Hebrews 7:8 produces another line of evidence for the superiority of Jesus to the Old Testament priesthood. Old Testament priests could not serve until they turned 25 years of age and they were retired when they turned 50. They had a temporary ministry of intercession on behalf of the people they served. This is not true of Jesus who serves as our intercessor forever. The author of Hebrews makes Melchizedek a type of Jesus because of the absence of any restrictions to his intercessory ministry and because of the absence of any mention of his birth or death. The verse reads, “In the one case tithes are received by mortal men, but in the other case, by one of whom it is testified that he lives.” Great focus is put on the priests according to the Levitical laws. It limits their ministry and restricts the time span of their service. There is no mention of any restrictions or limits to Melchizedek’s ministry and thus he establishes the permanent nature of his office. Pfeiffer observes this and says, “The Levitical priesthood is composed of men who die, but the priesthood of Melchizedek contains no hint of death within it (7:8).”[1]

One might hesitate to understand the Old Testament omission of the birth or death of Melchizedek as being evidence of a perpetual ministry of intercession. The writer of Hebrews, however, knows his Psalms and realizes that it’s the only possible conclusion he can make because the divinely inspired Psalmist speaks of Melchizedek’s ministry as perpetual. Psalm 110:4 says, “The LORD has sworn and will not change his mind, ‘You are a priest forever after the order of Melchizedek.’” That this Psalm is God’s promise to the Messiah is irrefutable. It has been understood that way in every Jewish generation, although they rejected Jesus as that Messiah. It has been understood that way by all Christian generations who have celebrated Jesus as the recipient of this Messianic promise along with thousands of other promises found in the Old Testament if understood through Christian focus.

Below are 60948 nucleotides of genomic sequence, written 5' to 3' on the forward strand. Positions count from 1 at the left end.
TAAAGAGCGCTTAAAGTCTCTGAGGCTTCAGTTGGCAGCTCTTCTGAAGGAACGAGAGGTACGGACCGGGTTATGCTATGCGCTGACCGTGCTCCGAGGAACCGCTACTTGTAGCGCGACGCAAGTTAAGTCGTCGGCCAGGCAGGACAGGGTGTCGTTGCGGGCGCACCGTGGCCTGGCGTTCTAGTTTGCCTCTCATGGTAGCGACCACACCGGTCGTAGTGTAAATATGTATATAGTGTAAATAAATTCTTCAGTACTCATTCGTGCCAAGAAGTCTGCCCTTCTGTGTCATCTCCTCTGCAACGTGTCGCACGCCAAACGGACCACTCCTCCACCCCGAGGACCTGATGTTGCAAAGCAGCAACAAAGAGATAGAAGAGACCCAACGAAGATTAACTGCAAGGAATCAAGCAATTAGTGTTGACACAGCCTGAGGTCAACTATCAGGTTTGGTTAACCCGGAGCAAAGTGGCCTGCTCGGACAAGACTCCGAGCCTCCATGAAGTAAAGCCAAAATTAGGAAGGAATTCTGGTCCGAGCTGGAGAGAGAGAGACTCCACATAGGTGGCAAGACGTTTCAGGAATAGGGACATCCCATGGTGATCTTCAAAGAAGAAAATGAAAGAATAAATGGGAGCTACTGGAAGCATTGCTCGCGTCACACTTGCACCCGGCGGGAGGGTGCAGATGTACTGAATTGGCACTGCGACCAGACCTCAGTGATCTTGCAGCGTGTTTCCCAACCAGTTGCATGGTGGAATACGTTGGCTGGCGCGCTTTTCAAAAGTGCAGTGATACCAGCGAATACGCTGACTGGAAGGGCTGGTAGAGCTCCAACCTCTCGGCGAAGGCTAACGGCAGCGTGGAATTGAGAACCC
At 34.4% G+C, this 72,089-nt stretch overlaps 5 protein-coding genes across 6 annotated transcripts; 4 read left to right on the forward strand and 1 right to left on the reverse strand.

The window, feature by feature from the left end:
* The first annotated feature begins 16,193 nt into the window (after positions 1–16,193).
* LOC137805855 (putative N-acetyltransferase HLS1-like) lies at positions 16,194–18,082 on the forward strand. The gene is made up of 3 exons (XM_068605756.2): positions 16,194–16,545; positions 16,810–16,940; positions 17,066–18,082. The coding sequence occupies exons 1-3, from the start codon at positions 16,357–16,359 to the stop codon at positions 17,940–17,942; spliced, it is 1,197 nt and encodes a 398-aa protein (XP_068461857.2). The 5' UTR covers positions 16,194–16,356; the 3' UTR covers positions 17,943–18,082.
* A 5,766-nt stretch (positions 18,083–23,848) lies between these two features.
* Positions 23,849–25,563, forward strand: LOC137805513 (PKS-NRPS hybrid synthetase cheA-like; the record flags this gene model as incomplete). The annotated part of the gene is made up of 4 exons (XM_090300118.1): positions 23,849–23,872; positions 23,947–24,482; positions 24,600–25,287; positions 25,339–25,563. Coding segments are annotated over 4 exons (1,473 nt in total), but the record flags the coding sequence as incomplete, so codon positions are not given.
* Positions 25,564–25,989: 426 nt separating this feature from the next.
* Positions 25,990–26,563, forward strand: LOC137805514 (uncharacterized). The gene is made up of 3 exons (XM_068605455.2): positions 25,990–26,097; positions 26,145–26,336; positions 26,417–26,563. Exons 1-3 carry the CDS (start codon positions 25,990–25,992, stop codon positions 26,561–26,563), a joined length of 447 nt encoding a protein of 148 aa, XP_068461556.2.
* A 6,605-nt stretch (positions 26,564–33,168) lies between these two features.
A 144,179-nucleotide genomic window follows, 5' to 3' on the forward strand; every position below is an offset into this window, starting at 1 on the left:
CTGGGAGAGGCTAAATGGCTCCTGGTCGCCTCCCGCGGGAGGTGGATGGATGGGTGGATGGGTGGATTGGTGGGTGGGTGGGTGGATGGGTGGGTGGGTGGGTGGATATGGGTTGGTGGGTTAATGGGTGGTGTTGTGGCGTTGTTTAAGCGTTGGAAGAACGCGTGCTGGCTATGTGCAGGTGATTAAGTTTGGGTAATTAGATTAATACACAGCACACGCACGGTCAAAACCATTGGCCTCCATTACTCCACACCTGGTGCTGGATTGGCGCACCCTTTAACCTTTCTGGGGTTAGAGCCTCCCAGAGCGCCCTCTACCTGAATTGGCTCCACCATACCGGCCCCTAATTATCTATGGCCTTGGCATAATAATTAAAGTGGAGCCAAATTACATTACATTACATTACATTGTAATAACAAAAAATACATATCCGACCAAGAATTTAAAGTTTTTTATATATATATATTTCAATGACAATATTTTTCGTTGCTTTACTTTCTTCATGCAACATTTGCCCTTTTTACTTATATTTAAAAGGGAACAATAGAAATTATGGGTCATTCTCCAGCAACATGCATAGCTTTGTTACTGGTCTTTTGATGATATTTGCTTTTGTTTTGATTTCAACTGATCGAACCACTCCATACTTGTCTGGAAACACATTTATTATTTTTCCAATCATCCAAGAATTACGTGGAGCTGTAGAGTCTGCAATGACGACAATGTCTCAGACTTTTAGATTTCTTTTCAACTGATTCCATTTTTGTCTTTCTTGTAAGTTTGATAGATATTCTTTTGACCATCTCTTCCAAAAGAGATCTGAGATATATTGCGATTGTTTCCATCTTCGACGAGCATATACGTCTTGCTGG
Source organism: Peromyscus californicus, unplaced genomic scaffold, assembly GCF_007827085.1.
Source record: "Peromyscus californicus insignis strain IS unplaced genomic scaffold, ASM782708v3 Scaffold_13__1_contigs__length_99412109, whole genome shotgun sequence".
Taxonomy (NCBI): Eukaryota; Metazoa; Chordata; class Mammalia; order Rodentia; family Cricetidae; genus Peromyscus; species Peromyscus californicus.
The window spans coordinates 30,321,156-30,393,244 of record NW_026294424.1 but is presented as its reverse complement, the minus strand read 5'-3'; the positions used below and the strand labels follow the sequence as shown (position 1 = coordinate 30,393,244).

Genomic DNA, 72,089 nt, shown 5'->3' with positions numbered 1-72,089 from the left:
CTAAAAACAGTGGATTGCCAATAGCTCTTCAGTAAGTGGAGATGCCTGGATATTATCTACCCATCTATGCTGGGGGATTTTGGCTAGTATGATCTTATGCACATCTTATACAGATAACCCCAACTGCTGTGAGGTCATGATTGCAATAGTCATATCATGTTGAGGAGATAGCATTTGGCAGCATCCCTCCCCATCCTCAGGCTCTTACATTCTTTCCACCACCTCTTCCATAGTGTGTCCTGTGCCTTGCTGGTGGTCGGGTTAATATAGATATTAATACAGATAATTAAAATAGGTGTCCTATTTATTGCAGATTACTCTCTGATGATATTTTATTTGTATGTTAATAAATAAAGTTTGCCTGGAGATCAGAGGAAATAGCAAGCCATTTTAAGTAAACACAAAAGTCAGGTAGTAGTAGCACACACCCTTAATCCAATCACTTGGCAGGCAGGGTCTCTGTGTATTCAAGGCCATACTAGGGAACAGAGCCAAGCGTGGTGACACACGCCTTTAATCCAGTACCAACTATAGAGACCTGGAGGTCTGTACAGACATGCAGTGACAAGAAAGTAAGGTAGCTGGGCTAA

We cannot understand the Old Testament or the significance of the Old Testament for us today, if we do not see it Christologically. Jesus said that the whole of the Scripture (Old Testament) was about Himself. On the road to Emmaus, Jesus addressed the two “dull of hearing” disciples and “…interpreted to them in all the Scriptures the things concerning himself” (Luke 24:27). To the religious leaders whose ears were stopped from understanding He said, “You search the Scriptures because you think that in them you have eternal life; and it is they that bear witness about me” (John 5:39). They were only focused on the Law and establishing and maintaining their own righteousness.  They rejected the perfect righteousness that God offers, not a righteousness attained through the law but a righteousness imputed to sinners through faith in Jesus. But they argued that they believed and followed Moses’ teachings but they did not and could not. So Jesus said to them, “For if you believed Moses, you would believe me; for he wrote of me” (John 5:46). The only “eternal life” that can be found in the scriptures is to be found in Jesus. Look for him. Focus on him.

[1] Charles F. Pfeiffer, The Epistle to the Hebrews, Everyman’s Bible Commentary (Chicago, IL: Moody Press, 1962), 62.